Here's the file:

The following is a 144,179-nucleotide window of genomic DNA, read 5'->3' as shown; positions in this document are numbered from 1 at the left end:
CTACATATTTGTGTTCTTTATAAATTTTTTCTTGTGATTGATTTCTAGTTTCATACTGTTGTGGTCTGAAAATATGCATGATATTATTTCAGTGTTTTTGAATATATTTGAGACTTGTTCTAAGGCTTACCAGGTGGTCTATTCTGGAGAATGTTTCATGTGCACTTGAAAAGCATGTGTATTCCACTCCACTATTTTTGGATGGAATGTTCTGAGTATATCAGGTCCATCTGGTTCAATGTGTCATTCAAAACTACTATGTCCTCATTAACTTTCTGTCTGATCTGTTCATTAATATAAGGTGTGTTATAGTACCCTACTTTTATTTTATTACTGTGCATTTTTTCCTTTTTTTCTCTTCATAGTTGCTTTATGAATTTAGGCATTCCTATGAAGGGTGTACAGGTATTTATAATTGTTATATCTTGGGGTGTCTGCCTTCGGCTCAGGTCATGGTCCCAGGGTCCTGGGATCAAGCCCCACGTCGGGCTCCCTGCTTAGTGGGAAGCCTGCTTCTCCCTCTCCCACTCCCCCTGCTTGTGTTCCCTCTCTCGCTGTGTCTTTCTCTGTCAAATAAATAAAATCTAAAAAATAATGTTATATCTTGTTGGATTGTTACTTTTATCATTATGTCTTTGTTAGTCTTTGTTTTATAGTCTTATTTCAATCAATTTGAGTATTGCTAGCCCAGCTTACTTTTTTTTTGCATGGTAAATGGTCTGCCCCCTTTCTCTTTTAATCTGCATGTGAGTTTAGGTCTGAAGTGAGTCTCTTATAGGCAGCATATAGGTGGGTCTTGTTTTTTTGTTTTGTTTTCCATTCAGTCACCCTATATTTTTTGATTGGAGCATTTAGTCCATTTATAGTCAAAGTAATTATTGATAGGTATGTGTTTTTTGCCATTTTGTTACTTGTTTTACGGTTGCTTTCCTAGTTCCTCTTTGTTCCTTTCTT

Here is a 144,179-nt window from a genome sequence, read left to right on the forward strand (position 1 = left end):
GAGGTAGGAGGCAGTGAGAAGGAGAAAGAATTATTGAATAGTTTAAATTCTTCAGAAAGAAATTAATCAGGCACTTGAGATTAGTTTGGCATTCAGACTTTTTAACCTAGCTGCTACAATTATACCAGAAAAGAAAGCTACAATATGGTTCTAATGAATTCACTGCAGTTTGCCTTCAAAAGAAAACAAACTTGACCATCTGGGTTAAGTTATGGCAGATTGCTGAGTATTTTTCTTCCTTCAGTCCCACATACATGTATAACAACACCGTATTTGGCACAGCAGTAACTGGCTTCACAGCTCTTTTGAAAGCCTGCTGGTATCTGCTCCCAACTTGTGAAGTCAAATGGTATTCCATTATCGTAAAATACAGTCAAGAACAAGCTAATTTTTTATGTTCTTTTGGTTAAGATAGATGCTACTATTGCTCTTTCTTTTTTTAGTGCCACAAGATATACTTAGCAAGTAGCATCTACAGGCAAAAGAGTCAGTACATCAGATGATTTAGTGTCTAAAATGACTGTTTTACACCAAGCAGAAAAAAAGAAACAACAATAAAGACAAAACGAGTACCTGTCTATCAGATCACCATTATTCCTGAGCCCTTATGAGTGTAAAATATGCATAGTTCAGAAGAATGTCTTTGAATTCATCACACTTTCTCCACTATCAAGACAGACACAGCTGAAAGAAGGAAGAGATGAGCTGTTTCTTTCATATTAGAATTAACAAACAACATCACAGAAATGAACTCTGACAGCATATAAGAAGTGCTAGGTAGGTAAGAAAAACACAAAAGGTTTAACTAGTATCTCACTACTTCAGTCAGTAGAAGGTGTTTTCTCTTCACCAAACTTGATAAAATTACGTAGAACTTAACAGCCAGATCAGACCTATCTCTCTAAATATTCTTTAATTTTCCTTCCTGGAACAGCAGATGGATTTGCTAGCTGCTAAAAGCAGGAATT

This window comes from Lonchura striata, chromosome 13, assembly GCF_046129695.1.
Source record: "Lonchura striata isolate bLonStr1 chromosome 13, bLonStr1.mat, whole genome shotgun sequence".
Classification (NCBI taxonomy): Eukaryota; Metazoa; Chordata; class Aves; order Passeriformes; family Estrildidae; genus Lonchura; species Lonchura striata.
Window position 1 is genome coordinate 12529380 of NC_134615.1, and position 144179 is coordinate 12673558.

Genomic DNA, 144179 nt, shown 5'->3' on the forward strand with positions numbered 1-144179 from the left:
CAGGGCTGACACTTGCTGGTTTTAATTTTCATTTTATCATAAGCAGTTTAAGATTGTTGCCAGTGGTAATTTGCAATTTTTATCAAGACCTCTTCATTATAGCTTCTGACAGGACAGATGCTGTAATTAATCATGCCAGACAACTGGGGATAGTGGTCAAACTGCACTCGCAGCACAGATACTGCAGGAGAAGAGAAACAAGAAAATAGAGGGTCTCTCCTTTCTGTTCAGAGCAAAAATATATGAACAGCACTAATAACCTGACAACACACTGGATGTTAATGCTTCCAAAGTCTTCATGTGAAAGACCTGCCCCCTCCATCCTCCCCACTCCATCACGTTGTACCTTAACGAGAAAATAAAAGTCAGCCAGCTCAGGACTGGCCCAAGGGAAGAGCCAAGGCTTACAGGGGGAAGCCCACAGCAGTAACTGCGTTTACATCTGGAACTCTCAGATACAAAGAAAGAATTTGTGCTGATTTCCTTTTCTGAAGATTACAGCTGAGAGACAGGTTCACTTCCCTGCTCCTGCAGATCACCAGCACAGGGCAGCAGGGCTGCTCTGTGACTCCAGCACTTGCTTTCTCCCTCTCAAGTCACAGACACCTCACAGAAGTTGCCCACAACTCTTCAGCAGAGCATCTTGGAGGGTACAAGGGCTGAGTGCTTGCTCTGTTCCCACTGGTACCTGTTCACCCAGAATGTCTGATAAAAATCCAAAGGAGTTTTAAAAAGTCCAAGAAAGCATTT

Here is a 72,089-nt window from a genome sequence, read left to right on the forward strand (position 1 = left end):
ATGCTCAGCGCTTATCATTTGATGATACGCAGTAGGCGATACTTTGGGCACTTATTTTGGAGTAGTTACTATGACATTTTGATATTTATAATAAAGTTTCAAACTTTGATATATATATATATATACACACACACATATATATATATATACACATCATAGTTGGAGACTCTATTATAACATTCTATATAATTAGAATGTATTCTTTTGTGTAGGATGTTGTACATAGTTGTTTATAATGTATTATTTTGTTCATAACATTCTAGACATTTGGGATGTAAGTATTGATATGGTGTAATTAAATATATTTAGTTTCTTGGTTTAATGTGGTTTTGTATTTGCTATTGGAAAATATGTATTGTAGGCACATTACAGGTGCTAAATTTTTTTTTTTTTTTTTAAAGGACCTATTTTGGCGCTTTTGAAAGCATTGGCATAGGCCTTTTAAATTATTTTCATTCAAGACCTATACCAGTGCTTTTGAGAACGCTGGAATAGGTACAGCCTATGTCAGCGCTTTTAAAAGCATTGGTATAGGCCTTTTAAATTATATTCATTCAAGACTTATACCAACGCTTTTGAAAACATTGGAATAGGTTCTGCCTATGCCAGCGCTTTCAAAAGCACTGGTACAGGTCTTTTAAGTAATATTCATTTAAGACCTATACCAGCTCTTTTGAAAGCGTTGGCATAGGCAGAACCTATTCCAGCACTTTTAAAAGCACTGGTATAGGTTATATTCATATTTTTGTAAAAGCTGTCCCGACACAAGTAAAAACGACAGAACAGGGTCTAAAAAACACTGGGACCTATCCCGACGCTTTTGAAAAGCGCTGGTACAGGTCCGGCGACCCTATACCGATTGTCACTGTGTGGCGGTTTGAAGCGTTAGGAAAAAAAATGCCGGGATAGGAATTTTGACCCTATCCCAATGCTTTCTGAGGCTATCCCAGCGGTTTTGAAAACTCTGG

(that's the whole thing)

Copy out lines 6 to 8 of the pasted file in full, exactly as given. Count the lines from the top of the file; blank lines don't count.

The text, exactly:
Source record: "Lonchura striata isolate bLonStr1 chromosome 13, bLonStr1.mat, whole genome shotgun sequence".
Classification (NCBI taxonomy): Eukaryota; Metazoa; Chordata; class Aves; order Passeriformes; family Estrildidae; genus Lonchura; species Lonchura striata.
Window position 1 is genome coordinate 12529380 of NC_134615.1, and position 144179 is coordinate 12673558.